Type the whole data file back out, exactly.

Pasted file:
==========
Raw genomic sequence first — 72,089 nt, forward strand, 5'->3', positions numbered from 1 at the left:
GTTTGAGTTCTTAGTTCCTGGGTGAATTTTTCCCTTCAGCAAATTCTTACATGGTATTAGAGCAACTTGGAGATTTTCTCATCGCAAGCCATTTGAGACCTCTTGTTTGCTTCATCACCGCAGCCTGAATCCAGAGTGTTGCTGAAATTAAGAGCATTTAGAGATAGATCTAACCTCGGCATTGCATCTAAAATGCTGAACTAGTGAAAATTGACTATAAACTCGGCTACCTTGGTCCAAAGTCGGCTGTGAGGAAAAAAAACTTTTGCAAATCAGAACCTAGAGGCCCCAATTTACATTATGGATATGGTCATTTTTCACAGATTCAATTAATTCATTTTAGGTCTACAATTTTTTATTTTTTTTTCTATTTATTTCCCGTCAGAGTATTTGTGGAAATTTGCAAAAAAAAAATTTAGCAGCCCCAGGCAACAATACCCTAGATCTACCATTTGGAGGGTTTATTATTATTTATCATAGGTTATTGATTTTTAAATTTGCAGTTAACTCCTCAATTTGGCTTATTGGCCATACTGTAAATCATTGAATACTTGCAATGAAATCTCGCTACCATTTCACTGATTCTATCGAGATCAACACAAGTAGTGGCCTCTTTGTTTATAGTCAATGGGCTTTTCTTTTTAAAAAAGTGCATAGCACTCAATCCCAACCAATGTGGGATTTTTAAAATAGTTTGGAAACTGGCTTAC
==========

Raw genomic sequence first — 72,089 nt, forward strand, 5'->3', positions numbered from 1 at the left:
GTTTGAGTTCTTAGTTCCTGGGTGAATTTTTCCCTTCAGCAAATTCTTACATGGTATTAGAGCAACTTGGAGATTTTCTCATCGCAAGCCATTTGAGACCTCTTGTTTGCTTCATCACCGCAGCCTGAATCCAGAGTGTTGCTGAAATTAAGAGCATTTAGAGATAGATCTAACCTCGGCATTGCATCTAAAATGCTGAACTAGTGAAAATTGACTATAAACTCGGCTACCTTGGTCCAAAGTCGGCTGTGAGGAAAAAAAACTTTTGCAAATCAGAACCTAGAGGCCCCAATTTACATTATGGATATGGTCATTTTTCACAGATTCAATTAATTCATTTTAGGTCTACAATTTTTTATTTTTTTTTCTATTTATTTCCCGTCAGAGTATTTGTGGAAATTTGCAAAAAAAAAATTTAGCAGCCCCAGGCAACAATACCCTAGATCTACCATTTGGAGGGTTTATTATTATTTATCATAGGTTATTGATTTTTAAATTTGCAGTTAACTCCTCAATTTGGCTTATTGGCCATACTGTAAATCATTGAATACTTGCAATGAAATCTCGCTACCATTTCACTGATTCTATCGAGATCAACACAAGTAGTGGCCTCTTTGTTTATAGTCAATGGGCTTTTCTTTTTAAAAAAGTGCATAGCACTCAATCCCAACCAATGTGGGATTTTTAAAATAGTTTGGAAACTGGCTTAC